Then came No. 5.
Oosthuizen hit a snap hook off the tee that left him reaching for his right shoulder as the ball dove into the woods and landed in the middle of shoulder-high bushes. He had no option but to take a penalty drop out of the hazard, then laid up short of the creek and two-putted for double bogey.
McIlroy's tee shot found a clump of native grass on the edge of a bunker, and he had to chip out short of the creek to make bogey.
They were tied.
But Oosthuizen was hurting. He couldn't get through his swing on the next tee shot, which sailed into the bunker. He said adrenaline helped him forget about the pain.
But it was too late.
McIlroy went right at the sixth flag, hitting 9-iron into 3 feet for birdie and a lead that he never gave back.
"It was a great bonus after making bogey at the fifth to bounce straight back with that birdie," McIlroy said. "Once I got into the lead, I felt very comfortable. ... It worked for the most part. Obviously had a couple wobbles there coming in, but did enough in the early part of the round to have enough of a cushion to get the job done."
Woods lurked until the end — he had a 23-foot eagle putt on 18 that would have put him within a stroke of the leaders — but it was really a two-man race until Oosthuizen missed from just inside 10 feet for par on the 17th and from 12 feet on the 18th.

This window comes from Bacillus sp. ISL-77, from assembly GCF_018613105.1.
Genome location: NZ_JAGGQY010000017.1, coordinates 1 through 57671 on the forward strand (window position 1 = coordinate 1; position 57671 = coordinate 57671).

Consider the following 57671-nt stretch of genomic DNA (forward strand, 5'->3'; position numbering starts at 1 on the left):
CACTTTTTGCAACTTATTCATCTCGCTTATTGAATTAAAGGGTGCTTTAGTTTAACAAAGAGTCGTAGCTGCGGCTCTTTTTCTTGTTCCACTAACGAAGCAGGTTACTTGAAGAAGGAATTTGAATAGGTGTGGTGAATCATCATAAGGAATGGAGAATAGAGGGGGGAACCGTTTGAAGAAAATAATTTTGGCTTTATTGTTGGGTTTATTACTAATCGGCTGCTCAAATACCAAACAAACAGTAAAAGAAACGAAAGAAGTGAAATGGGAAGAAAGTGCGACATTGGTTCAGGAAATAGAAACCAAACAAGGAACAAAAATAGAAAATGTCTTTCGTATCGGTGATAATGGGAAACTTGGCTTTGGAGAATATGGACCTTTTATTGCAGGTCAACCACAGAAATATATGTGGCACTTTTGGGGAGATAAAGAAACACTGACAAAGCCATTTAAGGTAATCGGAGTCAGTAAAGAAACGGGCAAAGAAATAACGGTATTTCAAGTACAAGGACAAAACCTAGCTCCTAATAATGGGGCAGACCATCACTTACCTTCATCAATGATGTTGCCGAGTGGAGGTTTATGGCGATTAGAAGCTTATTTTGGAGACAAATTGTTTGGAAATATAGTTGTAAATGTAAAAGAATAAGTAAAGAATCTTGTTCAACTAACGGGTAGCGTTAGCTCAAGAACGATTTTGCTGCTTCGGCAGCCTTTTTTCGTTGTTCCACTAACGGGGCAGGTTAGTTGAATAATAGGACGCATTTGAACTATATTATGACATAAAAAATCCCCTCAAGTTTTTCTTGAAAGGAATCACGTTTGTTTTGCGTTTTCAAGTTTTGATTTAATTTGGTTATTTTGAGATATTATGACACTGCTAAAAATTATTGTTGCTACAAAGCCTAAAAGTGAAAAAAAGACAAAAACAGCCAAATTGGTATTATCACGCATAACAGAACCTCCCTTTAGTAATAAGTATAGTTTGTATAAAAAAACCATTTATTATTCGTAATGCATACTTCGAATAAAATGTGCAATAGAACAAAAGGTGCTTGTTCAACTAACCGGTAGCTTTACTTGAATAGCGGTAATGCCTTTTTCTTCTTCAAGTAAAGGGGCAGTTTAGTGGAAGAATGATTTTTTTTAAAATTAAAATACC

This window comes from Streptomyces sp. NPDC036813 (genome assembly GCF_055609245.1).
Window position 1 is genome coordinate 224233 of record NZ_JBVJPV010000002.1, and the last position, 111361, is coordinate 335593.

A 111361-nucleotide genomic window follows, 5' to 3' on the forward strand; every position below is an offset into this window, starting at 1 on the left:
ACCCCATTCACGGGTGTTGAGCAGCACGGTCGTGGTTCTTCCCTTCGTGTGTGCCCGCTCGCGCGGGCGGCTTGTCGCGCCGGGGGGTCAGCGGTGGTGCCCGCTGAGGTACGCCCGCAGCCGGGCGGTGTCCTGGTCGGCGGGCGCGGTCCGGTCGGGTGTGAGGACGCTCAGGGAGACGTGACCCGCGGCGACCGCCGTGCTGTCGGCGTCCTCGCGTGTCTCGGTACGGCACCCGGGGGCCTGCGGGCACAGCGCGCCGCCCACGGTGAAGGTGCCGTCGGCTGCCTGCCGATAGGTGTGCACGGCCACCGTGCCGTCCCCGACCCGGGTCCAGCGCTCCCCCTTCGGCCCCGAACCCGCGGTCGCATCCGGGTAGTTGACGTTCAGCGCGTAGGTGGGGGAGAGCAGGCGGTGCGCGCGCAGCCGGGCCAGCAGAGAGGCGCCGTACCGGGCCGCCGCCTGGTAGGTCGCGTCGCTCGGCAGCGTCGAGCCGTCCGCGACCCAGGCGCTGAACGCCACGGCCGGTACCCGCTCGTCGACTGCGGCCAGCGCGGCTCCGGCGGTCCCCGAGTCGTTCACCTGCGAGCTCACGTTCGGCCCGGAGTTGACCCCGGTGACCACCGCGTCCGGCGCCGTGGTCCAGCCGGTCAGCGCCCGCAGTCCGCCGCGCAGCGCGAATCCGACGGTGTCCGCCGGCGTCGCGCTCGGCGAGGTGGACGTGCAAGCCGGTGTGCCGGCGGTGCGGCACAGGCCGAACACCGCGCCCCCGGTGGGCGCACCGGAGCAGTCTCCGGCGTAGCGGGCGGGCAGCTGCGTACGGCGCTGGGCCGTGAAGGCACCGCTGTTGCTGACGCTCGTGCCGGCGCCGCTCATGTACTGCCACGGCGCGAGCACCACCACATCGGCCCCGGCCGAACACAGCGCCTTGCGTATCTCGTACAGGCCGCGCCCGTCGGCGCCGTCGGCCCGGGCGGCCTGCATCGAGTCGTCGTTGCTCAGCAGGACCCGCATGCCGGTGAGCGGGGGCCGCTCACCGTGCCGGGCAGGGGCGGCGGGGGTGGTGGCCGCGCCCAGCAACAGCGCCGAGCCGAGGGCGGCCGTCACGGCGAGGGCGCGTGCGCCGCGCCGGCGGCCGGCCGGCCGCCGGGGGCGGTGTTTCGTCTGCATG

"I probably made all my putts yesterday," Oosthuizen said.
The drama wasn't only at the top of the leaderboard, though: Charlie Hoffman was trying to salvage a spot in the top 70 in the FedEx Cup standings to advance to the third playoff event next week in Indianapolis.
Hoffman, who won here two years ago, was 13 under after a birdie on the eighth hole before playing his next nine in 8-over par — including a quadruple-bogey 7 on the par-3 11th. He came to the 18th needing a par to advance.
Hoffman went over the green in two, barely chipped on and then ran his putt 12 feet past the hole.
He made the putt for par.
"I didn't expect to be playing next week," Hoffman said. "Shooting 42 on the back nine, I don't think I deserved to play next week. But I guess I've got another chance."
Others who advanced included Dicky Pride, who birdied his last two holes to get the 70th spot by one stroke over Jonas Blixt; and Chris Kirk, who stumbled at the start only to birdie four of his last five holes.
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